20.07.2017

Q&A With An Events Assistant

Q&A With An Events Assistant

Think you want to work in events?  

FashionCapital's marketing assistant Rebekah Louise Litherland talks about her experience working as an event assistant.

How did you start out working in events?

Having previously attended a different university before attending Manchester Metropolitan University (where I currently study) I realised the course wasn’t for me and left after a year.  Taking a gap year, I decided that I didn’t want to let it go to waste and starting volunteering for a number of events in the North West.  Working at a few charity fashion and beauty pageant events, I became an event assistant for a company and regularly helped with the organisation of events.  Upon returning to university I continued to work in events.

What does a typical day look like when working as an event assistant?

Early starts and late finishes to be 100% truthful – but they are most definitely worth it.   An early start normally sees the set up of the front of house, followed by rehearsals, briefings and a few backstage meetings.  Occasionally you will find that there are a few models unhappy, or that a last minute casting needs to take place, or a designer that doesn’t have something they need, and so you have to resolve this quickly and efficiently.  Three or four hours before the show is due to start another rehearsal will be carried out, ensuring models, designers, sound and lighting know the running order of the show from start to finish without any problems.  Once everyone is confident the models go to make-up and hair, where as an event assistant it is your duty to ensure everyone has everything they need.  Prior to the show starting, you then need to get everyone in order, lined up and ready to walk.

What is the best thing about working as an event assistant?   What do you enjoy the most?

The whole experience is enjoyable but for me the best thing about working as an event assistant is knowing the event has gone as anticipated and hearing the reviews afterwards.  When working behind the scenes you cannot physically see what is happening on stage, all you can do is listen.  Once the shows are over hearing reviews and seeing the event in print and online publications, even videos, is extremely rewarding because you know you did all you could and put it all your effort to ensure the event went well and everyone was happy.

What has been the most noteworthy moment of your career so far?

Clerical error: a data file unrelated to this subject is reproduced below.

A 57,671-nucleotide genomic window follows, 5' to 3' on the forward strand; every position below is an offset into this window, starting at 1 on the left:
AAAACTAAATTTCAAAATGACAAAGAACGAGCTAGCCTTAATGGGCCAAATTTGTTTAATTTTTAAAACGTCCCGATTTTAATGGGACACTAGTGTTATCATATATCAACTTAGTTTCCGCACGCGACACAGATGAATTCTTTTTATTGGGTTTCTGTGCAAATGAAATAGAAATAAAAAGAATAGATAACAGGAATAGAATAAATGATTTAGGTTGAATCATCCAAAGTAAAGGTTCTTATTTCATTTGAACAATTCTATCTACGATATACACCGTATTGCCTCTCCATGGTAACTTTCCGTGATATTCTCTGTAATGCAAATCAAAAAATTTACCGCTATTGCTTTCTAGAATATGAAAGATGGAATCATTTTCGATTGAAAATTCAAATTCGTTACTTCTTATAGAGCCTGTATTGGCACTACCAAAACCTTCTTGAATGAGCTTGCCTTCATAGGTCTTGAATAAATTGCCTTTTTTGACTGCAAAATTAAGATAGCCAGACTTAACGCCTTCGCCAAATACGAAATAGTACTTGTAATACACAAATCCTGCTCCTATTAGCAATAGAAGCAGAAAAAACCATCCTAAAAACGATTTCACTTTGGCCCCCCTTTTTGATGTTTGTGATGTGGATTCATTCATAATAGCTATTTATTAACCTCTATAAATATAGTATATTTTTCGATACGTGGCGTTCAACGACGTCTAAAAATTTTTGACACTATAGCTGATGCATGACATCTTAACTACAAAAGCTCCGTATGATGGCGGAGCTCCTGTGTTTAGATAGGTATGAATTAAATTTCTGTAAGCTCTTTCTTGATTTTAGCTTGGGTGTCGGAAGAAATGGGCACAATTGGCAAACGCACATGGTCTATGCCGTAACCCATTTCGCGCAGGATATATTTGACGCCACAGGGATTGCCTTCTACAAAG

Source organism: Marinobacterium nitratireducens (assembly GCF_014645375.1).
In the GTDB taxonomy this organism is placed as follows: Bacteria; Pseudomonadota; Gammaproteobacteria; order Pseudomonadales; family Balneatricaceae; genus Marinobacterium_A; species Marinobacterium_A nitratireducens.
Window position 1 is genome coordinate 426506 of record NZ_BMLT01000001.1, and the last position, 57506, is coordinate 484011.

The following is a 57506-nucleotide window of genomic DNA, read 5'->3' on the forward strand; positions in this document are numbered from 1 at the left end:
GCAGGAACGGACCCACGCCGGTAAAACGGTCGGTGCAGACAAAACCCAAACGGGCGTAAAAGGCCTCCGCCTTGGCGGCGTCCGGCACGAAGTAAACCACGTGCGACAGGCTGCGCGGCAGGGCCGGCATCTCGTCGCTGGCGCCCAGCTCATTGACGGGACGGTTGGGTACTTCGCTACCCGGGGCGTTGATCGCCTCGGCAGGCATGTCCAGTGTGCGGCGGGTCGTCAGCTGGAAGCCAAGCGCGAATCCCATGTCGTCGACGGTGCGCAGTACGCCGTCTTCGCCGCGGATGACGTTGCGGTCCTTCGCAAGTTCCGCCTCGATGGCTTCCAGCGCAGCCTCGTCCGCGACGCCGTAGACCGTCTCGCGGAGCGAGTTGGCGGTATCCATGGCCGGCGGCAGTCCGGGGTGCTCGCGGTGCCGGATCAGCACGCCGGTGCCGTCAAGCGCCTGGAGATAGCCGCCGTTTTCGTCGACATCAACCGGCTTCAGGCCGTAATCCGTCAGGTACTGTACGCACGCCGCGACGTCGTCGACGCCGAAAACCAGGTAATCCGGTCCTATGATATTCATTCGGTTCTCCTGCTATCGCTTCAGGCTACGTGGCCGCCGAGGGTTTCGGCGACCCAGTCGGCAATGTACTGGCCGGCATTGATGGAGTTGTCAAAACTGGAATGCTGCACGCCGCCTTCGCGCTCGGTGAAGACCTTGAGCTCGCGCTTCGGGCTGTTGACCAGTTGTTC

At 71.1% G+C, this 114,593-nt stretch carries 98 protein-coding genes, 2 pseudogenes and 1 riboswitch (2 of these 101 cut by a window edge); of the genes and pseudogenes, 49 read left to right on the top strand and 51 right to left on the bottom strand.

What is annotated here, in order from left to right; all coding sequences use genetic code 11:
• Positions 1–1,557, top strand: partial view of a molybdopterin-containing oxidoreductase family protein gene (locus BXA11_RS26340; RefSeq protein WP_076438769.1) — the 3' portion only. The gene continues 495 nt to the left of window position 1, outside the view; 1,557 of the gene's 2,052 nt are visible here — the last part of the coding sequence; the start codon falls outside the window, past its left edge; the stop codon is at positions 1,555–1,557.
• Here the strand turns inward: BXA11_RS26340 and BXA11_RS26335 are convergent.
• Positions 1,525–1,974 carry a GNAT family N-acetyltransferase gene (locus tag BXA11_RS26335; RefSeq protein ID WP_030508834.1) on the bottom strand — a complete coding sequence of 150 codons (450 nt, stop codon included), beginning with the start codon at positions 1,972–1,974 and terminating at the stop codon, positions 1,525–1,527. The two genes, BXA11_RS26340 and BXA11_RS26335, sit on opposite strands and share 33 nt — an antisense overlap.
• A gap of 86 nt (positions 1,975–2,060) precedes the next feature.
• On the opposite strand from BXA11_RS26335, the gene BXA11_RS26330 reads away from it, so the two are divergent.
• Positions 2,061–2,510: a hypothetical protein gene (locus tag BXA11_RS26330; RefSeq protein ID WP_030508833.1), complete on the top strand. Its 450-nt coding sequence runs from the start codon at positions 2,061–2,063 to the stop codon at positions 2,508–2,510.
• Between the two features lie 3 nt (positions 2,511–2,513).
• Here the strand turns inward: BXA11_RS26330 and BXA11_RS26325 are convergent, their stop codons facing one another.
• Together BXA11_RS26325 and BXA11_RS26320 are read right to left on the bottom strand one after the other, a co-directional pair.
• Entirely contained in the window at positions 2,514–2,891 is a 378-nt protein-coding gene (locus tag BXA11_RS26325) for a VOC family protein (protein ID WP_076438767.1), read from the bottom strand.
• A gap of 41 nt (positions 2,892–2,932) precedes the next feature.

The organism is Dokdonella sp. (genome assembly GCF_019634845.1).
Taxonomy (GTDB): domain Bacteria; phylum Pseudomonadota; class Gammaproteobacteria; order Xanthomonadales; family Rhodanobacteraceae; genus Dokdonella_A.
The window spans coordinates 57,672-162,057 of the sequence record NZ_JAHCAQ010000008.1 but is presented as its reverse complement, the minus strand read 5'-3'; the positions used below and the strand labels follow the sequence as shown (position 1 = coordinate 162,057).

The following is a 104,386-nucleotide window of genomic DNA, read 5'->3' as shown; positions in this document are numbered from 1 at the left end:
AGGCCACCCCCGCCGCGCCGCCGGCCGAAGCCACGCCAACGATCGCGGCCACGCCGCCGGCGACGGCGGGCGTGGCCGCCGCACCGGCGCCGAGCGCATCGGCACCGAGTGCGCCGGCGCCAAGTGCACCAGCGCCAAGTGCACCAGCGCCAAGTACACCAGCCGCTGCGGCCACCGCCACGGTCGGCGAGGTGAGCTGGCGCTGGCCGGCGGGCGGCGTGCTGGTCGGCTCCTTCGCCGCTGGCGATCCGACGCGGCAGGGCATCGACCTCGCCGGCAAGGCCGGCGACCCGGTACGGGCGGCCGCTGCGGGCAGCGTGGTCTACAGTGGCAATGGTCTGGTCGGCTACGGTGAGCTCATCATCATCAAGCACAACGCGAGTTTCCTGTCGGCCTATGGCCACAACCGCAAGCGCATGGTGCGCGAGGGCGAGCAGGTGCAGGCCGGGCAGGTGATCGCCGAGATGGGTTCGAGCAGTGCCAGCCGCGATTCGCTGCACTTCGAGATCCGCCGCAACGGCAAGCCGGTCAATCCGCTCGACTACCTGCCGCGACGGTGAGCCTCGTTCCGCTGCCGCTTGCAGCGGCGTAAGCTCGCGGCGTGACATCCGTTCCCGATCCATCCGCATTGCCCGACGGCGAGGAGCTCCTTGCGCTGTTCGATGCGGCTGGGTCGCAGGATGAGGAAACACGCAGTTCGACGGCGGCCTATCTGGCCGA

Screen Shot 2016-09-02 at 14.07.52Apart from being offered the placement I am currently completing with FashionCapital, it has to be being offered the opportunity to work at Los Angeles Fashion Week!  Working in a fast paced, hot condition was unlike the events I had worked at before.  Although my main role was that of a backstage assistant I worked closely with brands and designers, press and the different crews including sound and lighting to ensure all departments were happy and knew what was happening and when.  As all of the other assistants had not previously worked at an event before, I also acted as a mentor, helping the others and guiding them when they were unsure of what to do or how to do it.  Working in Los Angeles for 2 weeks was incredible, I had the ability to see a new city, meet new people and I believe all of these different learning curves contributed to the confidence I now have.

What is the best piece of advice you have been offered?  What advice would you give to a student or someone wanting to work in the industry?

The best piece I’ve been offered would have to be: “Always give yourself options.”

To students and those wanting to work in events, or any job role within the fashion industry, I would advise them to take any opportunity they can and complete it to the best of their ability.  The fashion industry looks for experience over education at times and the only way to gain hands on experience is to volunteer and offer time for free.   Whilst some are unhappy to do this, it definitely pays off and your work will be recognised leading to recommendations from one business to another.